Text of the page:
We then consider the case that . Let , where and denotes the set of edges between and . Clearly, , and the graph contains exactly three components: a clique with order and two trivial components. Hence,

## 3 Main results of computing exact values and sharp bounds

By Lemmas 2.5, 2.6 and 2.7, the following result clearly holds.

###### Proposition 3.1.

The following assertions hold:
if and only if ;
if and only if .

The following result concerns sharp bounds for of a general graph .

###### Theorem 3.2.

For a connected graph , we have

 k−1≤λk(G)≤(n2)−(n−k+12).

Moreover, the lower bound can be attained if and only if contains at least cut edges, and the upper bound can be attained if and only if .

Proof: The lower bound is clear by Observation 2.1 and of Lemma 2.3. If contains at least cut edges, then let be a set of cut edges. Clearly, contains components and so . Hence, in this case. If contains at most cut edges, then let be a set of any edges of . Without loss of generality, we assume that the former elements of are cut edges. Then has exactly components. We know that each element of is not a cut edge of and so the number of components in will increase at most . Hence, the number of components in is at most components and so , a contradiction. Therefore, the lower bound can be attained if and only if contains at least cut edges.

We now prove the upper bound. By Observation 2.1 and Lemma 2.5, we have By Proposition 3.1, the upper bound can be attained if and only if .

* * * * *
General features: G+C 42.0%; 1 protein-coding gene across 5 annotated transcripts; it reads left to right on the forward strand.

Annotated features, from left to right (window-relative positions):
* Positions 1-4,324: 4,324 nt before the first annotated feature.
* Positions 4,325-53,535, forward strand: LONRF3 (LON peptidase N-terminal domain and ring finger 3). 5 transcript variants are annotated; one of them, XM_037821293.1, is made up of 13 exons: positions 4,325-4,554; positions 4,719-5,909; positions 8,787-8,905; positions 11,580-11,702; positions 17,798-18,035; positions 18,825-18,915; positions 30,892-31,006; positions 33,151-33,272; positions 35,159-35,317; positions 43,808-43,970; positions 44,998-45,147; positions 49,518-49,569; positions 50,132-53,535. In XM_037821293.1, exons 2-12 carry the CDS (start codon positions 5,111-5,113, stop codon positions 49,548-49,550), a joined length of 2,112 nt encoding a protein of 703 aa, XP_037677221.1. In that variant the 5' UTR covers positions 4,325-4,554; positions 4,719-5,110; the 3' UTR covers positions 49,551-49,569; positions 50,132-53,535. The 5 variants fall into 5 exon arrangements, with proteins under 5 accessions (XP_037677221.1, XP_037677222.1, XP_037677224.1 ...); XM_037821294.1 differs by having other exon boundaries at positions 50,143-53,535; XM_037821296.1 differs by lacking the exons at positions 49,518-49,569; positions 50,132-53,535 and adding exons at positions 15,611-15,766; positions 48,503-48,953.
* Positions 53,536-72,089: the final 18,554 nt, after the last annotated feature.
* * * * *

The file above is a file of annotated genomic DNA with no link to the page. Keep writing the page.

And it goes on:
Note that by Proposition 3.1 and Theorem 3.2, we can characterize those graphs with for .

We now discuss the relationships between and other generalized connectivities, including and . We first give a lower bound which concerns the relationship between and , and an upper bound which is about the relationship between and .

###### Theorem 3.3.

For a connected graph with maximum degree , we have

 (k−1)λ′k(G)≤λk(G)≤Δ(G)κk−1(G).

Moreover, both bounds are sharp.

Proof: We first prove the lower bound and its sharpness. For the case , the result clearly holds. In the following argument, we assume that . Let be a set of edges of with such that the graph contains components, say , where . Let . By the definition of , there are at least edge-disjoint -trees in . For each such tree , we have that , then

For the sharpness of the lower bound, we just consider the case that is a tree. In this case we have that and , so

We now prove the upper bound and its sharpness. Let such that and contains at least components. Let be the set of edges between and in . Clearly, the graph contains at least components. Then

For the sharpness of the upper bound, we just consider the following graph : Let be obtained by identifying the center vertex, say , of a star graph with an end vertex, say , of a path such that , and the new vertex of is denoted by . Clearly, is a tree with maximum degree and so . It is not hard to show that . Hence, in this case.

Note that for some graphs, the equalities of bounds in Theorem 3.3 may not hold. For the upper bound, let be a cycle with order , where . In this case we have that and , so . For the lower bound, let be a wheel graph with order . It is not hard to show that . By Lemma 2.3, we have , so

Recall the fact that and by Theorem 3.3, we have the following corollary. For the sharpness of this bound, we just let be a tree.

###### Corollary 3.4.

For a connected graph , we have

 λk(G)≥(k−1)κ′k(G).

Moreover, the bound is sharp.

The of a graph is the graph whose vertex set is and two vertices , of are adjacent if and only if these edges are adjacent in . By using the particular properties of line graphs shown in  and , we can give the following lower bound for in terms of -connectivity of the line graph of .